The main peak was farther than I thought. The sunrise found me struggling on the ridge. But the view is awesome!


Finally at 5500 meters on the top of Aguita Brava. No wind even here, I feel very lucky


First view of the crater. The lowest part still in shade. What? A lake? I didn’t expected this. The place is completely dry on GoogleEarth


While descending in the caldera I suddenly feel how the cold is intensifying. It means the inversion layer is thick, filling the entire endorheic part of the basin. Okay, it’s no water nor ice at the bottom, only a dry lakebed. But a strange thin mist was present on the lowermost layer. Probably this tricked me. First I thought it is something related to the volcanic activity like the fumaroles at Sol de Manana


I do a quick near surface measurement with the electronic precision device. Wow! That’s really impressive for a tropical latitude!


The alcohol thermometer shows even lower values. It seems I’m not late. Here the night is not over. The mist must be caused by the strong inversion. I know the air is extremely dry on the Altiplano in the wintertime, but here on the bottom, close to the ground probably contains much more water vapour


In a couple of minutes the weather station started its activity. The snow mound is where I buried the logger to protect it from the extreme cold. The sensor can measure down to -40 degrees, but the logger itself is functional only to -30


It was difficult. But the project is on track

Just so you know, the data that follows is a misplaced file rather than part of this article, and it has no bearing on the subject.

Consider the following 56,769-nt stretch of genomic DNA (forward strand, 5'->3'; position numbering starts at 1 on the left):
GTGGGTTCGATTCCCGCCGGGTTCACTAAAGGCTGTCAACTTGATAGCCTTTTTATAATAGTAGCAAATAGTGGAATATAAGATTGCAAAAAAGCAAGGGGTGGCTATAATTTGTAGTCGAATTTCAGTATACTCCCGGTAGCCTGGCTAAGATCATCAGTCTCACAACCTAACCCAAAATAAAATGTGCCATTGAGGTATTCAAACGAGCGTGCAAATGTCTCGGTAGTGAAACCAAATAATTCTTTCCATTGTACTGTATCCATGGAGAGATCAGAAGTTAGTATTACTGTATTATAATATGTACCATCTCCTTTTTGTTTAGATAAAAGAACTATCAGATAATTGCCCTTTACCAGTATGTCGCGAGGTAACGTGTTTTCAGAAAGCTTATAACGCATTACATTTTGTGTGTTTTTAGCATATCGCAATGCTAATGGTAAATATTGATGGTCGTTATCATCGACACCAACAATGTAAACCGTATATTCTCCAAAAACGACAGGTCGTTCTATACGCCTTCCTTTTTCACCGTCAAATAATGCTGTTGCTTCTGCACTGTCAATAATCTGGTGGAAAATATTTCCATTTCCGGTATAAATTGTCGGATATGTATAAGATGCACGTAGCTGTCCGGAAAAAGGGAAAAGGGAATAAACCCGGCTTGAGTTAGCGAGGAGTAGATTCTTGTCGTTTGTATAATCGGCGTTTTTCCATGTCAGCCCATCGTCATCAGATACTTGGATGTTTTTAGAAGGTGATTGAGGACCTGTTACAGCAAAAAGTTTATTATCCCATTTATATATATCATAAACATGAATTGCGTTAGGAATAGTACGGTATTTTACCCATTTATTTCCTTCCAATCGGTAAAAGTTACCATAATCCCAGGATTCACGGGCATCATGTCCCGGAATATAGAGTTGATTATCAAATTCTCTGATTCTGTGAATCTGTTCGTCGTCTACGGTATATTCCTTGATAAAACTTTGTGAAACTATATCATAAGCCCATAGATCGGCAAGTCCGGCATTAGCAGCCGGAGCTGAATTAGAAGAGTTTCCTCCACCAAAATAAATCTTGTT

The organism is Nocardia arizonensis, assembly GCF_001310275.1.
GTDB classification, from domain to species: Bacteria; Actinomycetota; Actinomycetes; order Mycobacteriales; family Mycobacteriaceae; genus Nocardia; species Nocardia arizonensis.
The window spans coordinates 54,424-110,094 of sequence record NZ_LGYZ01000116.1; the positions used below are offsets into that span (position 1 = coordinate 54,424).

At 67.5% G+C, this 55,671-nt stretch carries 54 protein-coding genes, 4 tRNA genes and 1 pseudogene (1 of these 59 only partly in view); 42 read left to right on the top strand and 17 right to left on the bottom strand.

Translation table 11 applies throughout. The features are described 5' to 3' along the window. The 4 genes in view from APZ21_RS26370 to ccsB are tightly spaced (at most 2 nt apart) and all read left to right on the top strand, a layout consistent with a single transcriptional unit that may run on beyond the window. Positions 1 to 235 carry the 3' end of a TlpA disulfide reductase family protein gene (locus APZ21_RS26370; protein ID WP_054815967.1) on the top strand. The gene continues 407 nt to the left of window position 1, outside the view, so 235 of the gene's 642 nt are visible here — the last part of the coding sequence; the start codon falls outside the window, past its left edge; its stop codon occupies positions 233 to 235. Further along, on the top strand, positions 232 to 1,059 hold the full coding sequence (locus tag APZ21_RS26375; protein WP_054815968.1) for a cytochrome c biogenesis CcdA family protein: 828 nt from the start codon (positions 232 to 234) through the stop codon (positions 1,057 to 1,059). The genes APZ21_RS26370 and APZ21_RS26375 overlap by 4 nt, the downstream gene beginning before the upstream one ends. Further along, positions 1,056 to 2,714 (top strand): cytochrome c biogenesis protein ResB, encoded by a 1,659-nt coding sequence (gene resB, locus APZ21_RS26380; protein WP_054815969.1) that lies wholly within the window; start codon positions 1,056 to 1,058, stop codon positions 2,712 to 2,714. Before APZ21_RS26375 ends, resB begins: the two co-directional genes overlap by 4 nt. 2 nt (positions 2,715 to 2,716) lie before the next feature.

As the sun reached the lowest parts, after only a couple of minutes became considerable warmer in the crater


My self-designed talisman at the bottom of Aguita Brava caldera


Juriques volcano (5704 m) in the background


Putana (5890 m), the smoking volcano (sulphur dioxide) is another major peak on the chilean border


The plant living at the highest altitudes (around 5200 meters)


At noon became surprisingly warm. Still no wind, my face is burning. As the water in the thermos is lessening I compensate the fluid loss by eating small ammounts of snow. Dehydration is a serious danger at high altitudes


Around 2 PM, back to the camp. The other thermos waits for me here


Exhausted but very content. I go to sleep early today


Next morning. Doesn’t slept much, but the long rest was certainly helping


Approaching Sol de Manana geysers


Nobody is here now, I can enjoy the nature’s spectacle in solitude


Primordial landscape. The battle between cold and heat